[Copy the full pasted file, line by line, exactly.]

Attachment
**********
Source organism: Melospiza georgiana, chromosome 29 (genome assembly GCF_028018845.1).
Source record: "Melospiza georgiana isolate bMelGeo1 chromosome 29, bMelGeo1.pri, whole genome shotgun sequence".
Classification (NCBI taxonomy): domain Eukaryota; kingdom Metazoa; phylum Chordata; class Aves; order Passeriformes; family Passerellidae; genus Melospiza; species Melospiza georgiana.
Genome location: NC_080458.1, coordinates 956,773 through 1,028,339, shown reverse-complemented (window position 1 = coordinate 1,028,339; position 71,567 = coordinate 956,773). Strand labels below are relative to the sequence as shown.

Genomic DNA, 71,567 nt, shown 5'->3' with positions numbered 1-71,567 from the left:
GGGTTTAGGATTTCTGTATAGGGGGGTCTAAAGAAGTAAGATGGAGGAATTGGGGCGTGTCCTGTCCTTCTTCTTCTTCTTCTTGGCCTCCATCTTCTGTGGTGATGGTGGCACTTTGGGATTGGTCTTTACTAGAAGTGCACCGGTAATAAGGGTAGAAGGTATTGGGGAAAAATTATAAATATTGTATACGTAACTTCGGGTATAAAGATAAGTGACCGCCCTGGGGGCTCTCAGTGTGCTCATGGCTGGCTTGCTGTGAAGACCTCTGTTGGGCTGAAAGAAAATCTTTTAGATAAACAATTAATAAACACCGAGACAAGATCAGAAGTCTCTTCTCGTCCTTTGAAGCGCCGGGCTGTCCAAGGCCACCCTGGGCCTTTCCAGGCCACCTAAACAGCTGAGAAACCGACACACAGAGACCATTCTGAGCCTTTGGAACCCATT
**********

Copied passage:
Source organism: Melospiza georgiana, chromosome 29 (genome assembly GCF_028018845.1).
Source record: "Melospiza georgiana isolate bMelGeo1 chromosome 29, bMelGeo1.pri, whole genome shotgun sequence".
Classification (NCBI taxonomy): domain Eukaryota; kingdom Metazoa; phylum Chordata; class Aves; order Passeriformes; family Passerellidae; genus Melospiza; species Melospiza georgiana.
Genome location: NC_080458.1, coordinates 956,773 through 1,028,339, shown reverse-complemented (window position 1 = coordinate 1,028,339; position 71,567 = coordinate 956,773). Strand labels below are relative to the sequence as shown.

Genomic DNA, 71,567 nt, shown 5'->3' with positions numbered 1-71,567 from the left:
GGGTTTAGGATTTCTGTATAGGGGGGTCTAAAGAAGTAAGATGGAGGAATTGGGGCGTGTCCTGTCCTTCTTCTTCTTCTTCTTGGCCTCCATCTTCTGTGGTGATGGTGGCACTTTGGGATTGGTCTTTACTAGAAGTGCACCGGTAATAAGGGTAGAAGGTATTGGGGAAAAATTATAAATATTGTATACGTAACTTCGGGTATAAAGATAAGTGACCGCCCTGGGGGCTCTCAGTGTGCTCATGGCTGGCTTGCTGTGAAGACCTCTGTTGGGCTGAAAGAAAATCTTTTAGATAAACAATTAATAAACACCGAGACAAGATCAGAAGTCTCTTCTCGTCCTTTGAAGCGCCGGGCTGTCCAAGGCCACCCTGGGCCTTTCCAGGCCACCTAAACAGCTGAGAAACCGACACACAGAGACCATTCTGAGCCTTTGGAACCCATT